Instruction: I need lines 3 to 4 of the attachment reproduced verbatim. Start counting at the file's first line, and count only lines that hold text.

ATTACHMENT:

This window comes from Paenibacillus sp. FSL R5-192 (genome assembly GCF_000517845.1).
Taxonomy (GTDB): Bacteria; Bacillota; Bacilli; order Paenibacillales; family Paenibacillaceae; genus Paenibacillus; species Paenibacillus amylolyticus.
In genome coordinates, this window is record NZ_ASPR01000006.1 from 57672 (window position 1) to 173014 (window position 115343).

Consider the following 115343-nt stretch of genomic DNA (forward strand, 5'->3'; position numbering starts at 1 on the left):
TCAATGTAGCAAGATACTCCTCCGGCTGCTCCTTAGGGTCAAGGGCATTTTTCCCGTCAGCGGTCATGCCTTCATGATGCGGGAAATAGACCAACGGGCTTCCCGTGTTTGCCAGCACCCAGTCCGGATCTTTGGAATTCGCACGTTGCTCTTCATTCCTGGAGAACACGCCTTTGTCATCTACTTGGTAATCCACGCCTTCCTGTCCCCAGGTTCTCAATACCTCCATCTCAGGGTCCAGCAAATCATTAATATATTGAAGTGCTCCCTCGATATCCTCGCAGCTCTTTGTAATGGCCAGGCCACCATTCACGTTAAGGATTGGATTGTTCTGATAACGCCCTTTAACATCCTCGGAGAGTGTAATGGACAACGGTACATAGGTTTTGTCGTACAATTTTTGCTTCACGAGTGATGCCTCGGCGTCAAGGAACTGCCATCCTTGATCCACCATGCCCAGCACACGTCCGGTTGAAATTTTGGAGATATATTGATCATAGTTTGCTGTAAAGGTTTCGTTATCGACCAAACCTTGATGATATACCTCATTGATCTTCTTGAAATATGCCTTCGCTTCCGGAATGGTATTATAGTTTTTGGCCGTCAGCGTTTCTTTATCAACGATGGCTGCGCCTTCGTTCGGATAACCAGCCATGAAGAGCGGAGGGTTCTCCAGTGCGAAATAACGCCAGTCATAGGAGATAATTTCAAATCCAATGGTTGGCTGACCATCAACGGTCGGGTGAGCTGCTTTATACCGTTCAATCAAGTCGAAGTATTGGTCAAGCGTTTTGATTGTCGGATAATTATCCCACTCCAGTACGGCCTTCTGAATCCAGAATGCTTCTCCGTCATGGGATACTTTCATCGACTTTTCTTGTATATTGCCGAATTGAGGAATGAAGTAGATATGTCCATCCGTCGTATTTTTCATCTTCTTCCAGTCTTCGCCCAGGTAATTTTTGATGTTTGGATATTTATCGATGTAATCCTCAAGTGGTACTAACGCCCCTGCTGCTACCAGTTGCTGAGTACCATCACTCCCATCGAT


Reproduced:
In genome coordinates, this window is record NZ_ASPR01000006.1 from 57672 (window position 1) to 173014 (window position 115343).

Consider the following 115343-nt stretch of genomic DNA (forward strand, 5'->3'; position numbering starts at 1 on the left):